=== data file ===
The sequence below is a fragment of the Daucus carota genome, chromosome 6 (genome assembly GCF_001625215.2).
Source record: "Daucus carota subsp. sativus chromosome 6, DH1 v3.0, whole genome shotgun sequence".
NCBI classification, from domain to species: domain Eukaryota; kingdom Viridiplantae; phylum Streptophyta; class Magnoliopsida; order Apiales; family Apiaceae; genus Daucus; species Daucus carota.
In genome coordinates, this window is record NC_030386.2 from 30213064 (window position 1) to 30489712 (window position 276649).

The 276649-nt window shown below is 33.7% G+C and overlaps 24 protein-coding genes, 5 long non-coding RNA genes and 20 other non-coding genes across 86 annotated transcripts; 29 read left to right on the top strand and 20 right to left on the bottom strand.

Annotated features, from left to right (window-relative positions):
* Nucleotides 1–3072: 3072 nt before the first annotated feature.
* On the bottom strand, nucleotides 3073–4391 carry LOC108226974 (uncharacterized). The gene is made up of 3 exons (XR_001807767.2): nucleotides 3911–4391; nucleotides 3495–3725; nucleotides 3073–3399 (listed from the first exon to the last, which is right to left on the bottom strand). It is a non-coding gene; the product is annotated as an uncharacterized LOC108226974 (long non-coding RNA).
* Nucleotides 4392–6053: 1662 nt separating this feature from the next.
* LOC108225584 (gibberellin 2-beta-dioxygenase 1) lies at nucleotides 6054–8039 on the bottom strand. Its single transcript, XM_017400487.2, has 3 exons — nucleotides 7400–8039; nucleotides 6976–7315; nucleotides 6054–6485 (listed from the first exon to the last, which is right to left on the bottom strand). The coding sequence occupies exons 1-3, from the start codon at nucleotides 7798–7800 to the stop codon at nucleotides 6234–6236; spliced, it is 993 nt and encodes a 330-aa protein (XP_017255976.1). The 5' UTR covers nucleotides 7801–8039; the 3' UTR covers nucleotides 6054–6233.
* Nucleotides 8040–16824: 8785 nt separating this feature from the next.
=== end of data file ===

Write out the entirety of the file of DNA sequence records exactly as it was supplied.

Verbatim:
The sequence below is a fragment of the Daucus carota genome, chromosome 6 (genome assembly GCF_001625215.2).
Source record: "Daucus carota subsp. sativus chromosome 6, DH1 v3.0, whole genome shotgun sequence".
NCBI classification, from domain to species: domain Eukaryota; kingdom Viridiplantae; phylum Streptophyta; class Magnoliopsida; order Apiales; family Apiaceae; genus Daucus; species Daucus carota.
In genome coordinates, this window is record NC_030386.2 from 30213064 (window position 1) to 30489712 (window position 276649).

The 276649-nt window shown below is 33.7% G+C and overlaps 24 protein-coding genes, 5 long non-coding RNA genes and 20 other non-coding genes across 86 annotated transcripts; 29 read left to right on the top strand and 20 right to left on the bottom strand.

Annotated features, from left to right (window-relative positions):
* Nucleotides 1–3072: 3072 nt before the first annotated feature.
* On the bottom strand, nucleotides 3073–4391 carry LOC108226974 (uncharacterized). The gene is made up of 3 exons (XR_001807767.2): nucleotides 3911–4391; nucleotides 3495–3725; nucleotides 3073–3399 (listed from the first exon to the last, which is right to left on the bottom strand). It is a non-coding gene; the product is annotated as an uncharacterized LOC108226974 (long non-coding RNA).
* Nucleotides 4392–6053: 1662 nt separating this feature from the next.
* LOC108225584 (gibberellin 2-beta-dioxygenase 1) lies at nucleotides 6054–8039 on the bottom strand. Its single transcript, XM_017400487.2, has 3 exons — nucleotides 7400–8039; nucleotides 6976–7315; nucleotides 6054–6485 (listed from the first exon to the last, which is right to left on the bottom strand). The coding sequence occupies exons 1-3, from the start codon at nucleotides 7798–7800 to the stop codon at nucleotides 6234–6236; spliced, it is 993 nt and encodes a 330-aa protein (XP_017255976.1). The 5' UTR covers nucleotides 7801–8039; the 3' UTR covers nucleotides 6054–6233.
* Nucleotides 8040–16824: 8785 nt separating this feature from the next.